The Savages
Episode / September 15, 2016

Aired 28 May – 18 June 1966 ‘The Savages’ is possibly the most unknown and unheralded of Doctor Who’s third season, yet another story that only exists in audio format. With a strong display of morality interlaced with rather satisfying action and drama, though, as well as the departure of another TARDIS stalwart, ‘The Savages’ certainly presents a rewarding experiences for those seeking out what remains of it. As the Doctor and Steven continue their sort of tussle for dominance that mirrors their first story together nicely, the story presents a very novel and refreshing concept by having the Doctor be expected where he lands. The Elders of this unnamed planet, an extremely advanced race that the Doctor knew existed somewhere in this area of space, recognize the Doctor as the greatest expert on time and space. However, the Elders are not quite the benign people that they seem, sucking the very souls or life force out of individuals to achieve their means. While Jano tries to explain that they get the best aspect of those that they choose to represent their society, the Doctor sees through this charade and even stops Captain Edal from abusing one of the planet’s…

The Gunfighters
Episode / September 13, 2016

Aired 30 April – 21 May 1966 ‘The Gunfighters’ has long been a somewhat contentious Doctor Who story, having scored very low viewing ratings and audience appreciataion ratings upon its initial broadcast. While some laud it as being the first Western made for British television, ‘The Gunfighters’ is very much a British response to the Western genre; it is of course unreasonable to think that a small sound stage would adequately capture the open splendour of Western locales, but the budget is stretched for full effect and the overall result is another interesting and entertaining experiment for the early years of Doctor Who. Perhaps the strongest aspect of ‘The Gunfighters’ is its comedy, the always strong and energetic Peter Purves being the unwitting focal point as Steven is forced to put on a ridiculous American drawl, dress in stereotypical but 1960s-inspired Western garb, and sing a painfully repetitive and saloon ditty. William Hartnell supposedly lobbied long and hard for a Western-themed story, and he throws all of his weight into his performance, proving remarkably adept at slapstick timing while also delivering sparkling dialogue and proving to be a very British counterpoint to the very American Doc Hohliday. Even poor Dodo…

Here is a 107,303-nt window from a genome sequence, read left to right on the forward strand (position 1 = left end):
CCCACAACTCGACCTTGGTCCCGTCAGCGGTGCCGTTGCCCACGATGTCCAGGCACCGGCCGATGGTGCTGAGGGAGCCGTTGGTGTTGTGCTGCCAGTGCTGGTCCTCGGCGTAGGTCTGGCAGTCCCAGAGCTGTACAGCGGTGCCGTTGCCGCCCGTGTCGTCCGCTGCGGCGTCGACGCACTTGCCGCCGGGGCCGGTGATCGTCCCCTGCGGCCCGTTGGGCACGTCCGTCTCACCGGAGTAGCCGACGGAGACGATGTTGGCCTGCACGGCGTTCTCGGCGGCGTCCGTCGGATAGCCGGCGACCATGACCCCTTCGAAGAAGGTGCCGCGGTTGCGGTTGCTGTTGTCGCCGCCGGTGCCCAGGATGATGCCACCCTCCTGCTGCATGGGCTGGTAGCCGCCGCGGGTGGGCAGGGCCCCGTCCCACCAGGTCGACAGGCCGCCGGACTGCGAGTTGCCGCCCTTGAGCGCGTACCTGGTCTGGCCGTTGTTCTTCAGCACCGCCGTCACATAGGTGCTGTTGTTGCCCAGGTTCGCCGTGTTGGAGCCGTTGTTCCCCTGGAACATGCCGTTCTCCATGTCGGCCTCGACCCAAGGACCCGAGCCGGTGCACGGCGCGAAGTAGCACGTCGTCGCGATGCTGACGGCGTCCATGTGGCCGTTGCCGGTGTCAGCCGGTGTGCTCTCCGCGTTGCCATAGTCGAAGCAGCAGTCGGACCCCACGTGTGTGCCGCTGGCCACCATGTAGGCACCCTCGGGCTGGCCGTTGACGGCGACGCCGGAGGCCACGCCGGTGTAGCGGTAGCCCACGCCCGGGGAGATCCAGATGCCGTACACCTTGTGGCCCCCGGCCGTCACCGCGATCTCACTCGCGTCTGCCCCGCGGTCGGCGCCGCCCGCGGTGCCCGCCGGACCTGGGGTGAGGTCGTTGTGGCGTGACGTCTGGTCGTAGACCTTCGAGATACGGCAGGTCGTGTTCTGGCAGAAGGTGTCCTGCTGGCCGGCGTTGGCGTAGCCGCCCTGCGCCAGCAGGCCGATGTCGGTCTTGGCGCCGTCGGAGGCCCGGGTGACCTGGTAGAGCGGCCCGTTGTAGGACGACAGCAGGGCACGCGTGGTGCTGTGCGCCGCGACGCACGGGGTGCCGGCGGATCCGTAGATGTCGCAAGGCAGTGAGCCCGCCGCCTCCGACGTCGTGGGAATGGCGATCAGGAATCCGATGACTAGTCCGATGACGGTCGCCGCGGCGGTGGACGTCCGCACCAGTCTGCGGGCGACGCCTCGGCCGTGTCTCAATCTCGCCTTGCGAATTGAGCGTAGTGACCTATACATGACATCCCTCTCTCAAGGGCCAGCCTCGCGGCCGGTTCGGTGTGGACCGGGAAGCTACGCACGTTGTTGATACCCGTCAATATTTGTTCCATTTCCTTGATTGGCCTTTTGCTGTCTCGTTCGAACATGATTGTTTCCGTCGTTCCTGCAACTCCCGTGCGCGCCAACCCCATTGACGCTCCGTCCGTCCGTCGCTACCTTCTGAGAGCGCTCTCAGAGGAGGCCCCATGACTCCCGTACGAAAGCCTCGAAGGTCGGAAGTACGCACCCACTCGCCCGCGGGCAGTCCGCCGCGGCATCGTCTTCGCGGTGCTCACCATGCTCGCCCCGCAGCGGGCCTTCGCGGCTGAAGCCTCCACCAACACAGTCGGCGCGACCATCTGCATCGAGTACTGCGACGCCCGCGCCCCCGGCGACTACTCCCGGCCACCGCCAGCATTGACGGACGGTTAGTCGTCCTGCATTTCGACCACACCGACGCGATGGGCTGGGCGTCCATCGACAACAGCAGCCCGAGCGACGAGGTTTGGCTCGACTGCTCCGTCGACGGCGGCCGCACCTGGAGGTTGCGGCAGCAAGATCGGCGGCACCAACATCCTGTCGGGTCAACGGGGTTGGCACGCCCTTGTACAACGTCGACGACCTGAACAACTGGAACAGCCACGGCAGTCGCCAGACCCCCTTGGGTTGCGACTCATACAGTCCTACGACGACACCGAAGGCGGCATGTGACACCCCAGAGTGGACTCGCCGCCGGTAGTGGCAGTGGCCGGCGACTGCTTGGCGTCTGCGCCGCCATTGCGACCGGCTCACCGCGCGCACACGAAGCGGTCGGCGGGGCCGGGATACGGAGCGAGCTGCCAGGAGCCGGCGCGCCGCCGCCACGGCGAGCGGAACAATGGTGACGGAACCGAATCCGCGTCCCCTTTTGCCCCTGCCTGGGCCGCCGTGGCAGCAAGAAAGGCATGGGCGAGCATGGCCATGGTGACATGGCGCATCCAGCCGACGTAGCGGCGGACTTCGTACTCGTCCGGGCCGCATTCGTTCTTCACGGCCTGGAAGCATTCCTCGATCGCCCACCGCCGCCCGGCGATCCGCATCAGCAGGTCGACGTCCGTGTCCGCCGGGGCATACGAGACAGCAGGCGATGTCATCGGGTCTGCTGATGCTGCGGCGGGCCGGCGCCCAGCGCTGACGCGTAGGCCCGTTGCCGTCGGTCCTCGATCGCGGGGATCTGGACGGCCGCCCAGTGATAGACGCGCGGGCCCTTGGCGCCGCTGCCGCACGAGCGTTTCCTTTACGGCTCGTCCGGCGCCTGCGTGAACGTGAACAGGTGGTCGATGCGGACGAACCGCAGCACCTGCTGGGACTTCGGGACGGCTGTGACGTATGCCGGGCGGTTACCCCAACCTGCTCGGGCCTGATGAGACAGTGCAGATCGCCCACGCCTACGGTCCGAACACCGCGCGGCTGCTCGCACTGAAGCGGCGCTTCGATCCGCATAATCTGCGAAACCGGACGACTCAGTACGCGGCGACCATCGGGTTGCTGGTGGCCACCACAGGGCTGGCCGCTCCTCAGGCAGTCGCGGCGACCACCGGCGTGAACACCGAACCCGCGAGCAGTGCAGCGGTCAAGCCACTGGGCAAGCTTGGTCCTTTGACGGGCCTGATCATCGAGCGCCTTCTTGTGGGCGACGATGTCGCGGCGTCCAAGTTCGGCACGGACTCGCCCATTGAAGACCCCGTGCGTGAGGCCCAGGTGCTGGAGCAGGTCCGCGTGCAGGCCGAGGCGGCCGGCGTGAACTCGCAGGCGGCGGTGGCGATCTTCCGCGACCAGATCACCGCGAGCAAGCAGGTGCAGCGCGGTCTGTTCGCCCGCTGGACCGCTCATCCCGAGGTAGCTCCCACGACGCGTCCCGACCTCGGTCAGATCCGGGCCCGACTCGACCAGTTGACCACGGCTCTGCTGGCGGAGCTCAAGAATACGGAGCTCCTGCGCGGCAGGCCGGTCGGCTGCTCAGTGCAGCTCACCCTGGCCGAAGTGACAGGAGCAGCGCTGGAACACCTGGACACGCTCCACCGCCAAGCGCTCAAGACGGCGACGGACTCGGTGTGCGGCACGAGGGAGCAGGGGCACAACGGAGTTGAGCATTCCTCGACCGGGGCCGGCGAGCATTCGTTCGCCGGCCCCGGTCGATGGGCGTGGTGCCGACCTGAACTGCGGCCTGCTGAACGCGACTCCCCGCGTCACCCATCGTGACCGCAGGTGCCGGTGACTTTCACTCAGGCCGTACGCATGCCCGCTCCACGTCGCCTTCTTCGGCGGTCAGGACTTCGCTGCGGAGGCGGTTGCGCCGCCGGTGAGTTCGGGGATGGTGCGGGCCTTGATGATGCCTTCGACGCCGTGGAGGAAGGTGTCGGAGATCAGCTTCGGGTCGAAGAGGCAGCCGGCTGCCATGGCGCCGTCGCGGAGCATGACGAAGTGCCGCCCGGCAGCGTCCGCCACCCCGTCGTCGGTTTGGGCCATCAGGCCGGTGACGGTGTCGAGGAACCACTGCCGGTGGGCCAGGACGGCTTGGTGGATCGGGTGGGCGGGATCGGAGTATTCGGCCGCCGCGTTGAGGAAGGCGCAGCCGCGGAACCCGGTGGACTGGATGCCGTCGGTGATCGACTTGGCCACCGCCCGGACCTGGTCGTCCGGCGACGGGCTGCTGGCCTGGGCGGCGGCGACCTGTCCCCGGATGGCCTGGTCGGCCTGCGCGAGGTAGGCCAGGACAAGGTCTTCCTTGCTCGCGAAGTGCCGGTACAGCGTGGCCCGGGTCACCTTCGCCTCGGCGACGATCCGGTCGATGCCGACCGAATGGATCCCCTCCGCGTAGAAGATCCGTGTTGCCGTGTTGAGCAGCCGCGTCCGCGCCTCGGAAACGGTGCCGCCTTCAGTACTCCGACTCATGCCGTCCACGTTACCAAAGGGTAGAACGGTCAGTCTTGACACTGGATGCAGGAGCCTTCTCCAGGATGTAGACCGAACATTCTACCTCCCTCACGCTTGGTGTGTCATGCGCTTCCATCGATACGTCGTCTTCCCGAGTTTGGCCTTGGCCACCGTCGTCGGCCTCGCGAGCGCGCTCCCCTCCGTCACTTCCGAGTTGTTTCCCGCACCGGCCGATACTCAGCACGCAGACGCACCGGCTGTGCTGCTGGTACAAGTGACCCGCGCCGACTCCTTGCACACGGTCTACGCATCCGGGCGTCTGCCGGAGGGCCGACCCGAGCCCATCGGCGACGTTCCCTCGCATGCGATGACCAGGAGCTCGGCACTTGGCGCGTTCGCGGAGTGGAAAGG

The Celestial Toymaker